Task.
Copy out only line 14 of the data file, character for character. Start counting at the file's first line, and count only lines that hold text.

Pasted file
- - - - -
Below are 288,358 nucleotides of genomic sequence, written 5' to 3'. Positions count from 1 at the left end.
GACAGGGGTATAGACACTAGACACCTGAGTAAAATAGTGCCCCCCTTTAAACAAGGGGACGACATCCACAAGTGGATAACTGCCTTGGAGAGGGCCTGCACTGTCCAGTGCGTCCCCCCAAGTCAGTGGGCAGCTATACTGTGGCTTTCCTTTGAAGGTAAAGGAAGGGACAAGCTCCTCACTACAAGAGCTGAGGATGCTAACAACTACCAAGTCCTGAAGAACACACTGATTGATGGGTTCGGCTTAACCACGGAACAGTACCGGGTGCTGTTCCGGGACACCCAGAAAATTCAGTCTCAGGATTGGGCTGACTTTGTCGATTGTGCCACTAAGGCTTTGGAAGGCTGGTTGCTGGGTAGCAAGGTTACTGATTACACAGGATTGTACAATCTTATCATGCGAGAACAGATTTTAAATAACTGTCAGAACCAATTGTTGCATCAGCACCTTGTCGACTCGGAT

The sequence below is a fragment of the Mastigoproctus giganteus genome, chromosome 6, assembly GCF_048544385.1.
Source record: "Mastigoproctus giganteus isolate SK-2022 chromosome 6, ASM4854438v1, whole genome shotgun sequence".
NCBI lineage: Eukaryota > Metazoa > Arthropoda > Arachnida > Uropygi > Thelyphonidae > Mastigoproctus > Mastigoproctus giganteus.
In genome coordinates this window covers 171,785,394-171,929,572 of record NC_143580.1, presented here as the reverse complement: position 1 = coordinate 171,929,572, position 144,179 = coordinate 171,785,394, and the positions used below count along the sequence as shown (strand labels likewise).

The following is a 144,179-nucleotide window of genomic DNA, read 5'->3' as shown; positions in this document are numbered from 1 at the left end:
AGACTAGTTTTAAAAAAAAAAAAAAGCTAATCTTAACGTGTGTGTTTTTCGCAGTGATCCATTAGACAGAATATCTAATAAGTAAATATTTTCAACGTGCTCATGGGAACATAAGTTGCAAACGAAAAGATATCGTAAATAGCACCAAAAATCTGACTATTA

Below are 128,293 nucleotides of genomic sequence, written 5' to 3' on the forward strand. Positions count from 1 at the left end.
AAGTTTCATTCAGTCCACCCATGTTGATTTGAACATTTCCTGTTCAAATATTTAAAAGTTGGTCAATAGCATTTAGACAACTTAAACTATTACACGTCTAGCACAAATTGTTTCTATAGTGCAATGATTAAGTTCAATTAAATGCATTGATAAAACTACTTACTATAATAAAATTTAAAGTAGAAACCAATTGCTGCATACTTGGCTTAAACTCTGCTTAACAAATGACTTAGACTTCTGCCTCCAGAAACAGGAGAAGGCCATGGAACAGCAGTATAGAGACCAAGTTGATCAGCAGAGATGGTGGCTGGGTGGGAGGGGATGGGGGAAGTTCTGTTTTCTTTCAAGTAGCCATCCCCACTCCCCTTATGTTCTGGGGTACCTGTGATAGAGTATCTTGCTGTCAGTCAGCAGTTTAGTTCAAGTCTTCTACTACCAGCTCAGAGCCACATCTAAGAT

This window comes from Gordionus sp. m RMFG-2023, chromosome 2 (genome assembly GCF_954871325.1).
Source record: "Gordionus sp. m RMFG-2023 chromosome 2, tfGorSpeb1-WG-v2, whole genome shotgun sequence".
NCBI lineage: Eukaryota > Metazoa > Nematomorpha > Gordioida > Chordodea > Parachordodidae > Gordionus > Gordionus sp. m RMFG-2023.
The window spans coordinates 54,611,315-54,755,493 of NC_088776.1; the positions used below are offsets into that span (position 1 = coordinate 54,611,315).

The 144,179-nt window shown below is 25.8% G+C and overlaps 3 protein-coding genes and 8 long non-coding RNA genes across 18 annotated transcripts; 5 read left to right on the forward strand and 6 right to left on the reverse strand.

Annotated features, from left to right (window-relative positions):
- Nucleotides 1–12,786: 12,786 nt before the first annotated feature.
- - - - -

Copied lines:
The window spans coordinates 54,611,315-54,755,493 of NC_088776.1; the positions used below are offsets into that span (position 1 = coordinate 54,611,315).